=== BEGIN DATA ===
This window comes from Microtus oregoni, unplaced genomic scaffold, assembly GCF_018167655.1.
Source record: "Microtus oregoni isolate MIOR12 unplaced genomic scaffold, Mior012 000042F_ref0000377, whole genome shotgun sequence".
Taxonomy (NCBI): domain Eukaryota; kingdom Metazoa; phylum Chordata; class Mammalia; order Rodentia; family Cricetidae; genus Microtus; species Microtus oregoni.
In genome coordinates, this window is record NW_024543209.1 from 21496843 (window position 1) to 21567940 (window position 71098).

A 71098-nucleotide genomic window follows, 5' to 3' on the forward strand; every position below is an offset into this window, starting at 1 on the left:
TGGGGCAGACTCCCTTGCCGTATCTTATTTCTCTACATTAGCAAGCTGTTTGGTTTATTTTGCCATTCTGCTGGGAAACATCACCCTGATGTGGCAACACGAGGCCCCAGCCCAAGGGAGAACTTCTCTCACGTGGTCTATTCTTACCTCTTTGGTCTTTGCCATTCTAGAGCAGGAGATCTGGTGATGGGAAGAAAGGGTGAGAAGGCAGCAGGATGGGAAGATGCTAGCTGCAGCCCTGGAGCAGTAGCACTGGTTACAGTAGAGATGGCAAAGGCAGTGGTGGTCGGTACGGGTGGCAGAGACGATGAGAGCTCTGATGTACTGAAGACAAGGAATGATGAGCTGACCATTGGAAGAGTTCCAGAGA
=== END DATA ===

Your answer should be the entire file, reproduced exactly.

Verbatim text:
This window comes from Microtus oregoni, unplaced genomic scaffold, assembly GCF_018167655.1.
Source record: "Microtus oregoni isolate MIOR12 unplaced genomic scaffold, Mior012 000042F_ref0000377, whole genome shotgun sequence".
Taxonomy (NCBI): domain Eukaryota; kingdom Metazoa; phylum Chordata; class Mammalia; order Rodentia; family Cricetidae; genus Microtus; species Microtus oregoni.
In genome coordinates, this window is record NW_024543209.1 from 21496843 (window position 1) to 21567940 (window position 71098).

A 71098-nucleotide genomic window follows, 5' to 3' on the forward strand; every position below is an offset into this window, starting at 1 on the left:
TGGGGCAGACTCCCTTGCCGTATCTTATTTCTCTACATTAGCAAGCTGTTTGGTTTATTTTGCCATTCTGCTGGGAAACATCACCCTGATGTGGCAACACGAGGCCCCAGCCCAAGGGAGAACTTCTCTCACGTGGTCTATTCTTACCTCTTTGGTCTTTGCCATTCTAGAGCAGGAGATCTGGTGATGGGAAGAAAGGGTGAGAAGGCAGCAGGATGGGAAGATGCTAGCTGCAGCCCTGGAGCAGTAGCACTGGTTACAGTAGAGATGGCAAAGGCAGTGGTGGTCGGTACGGGTGGCAGAGACGATGAGAGCTCTGATGTACTGAAGACAAGGAATGATGAGCTGACCATTGGAAGAGTTCCAGAGA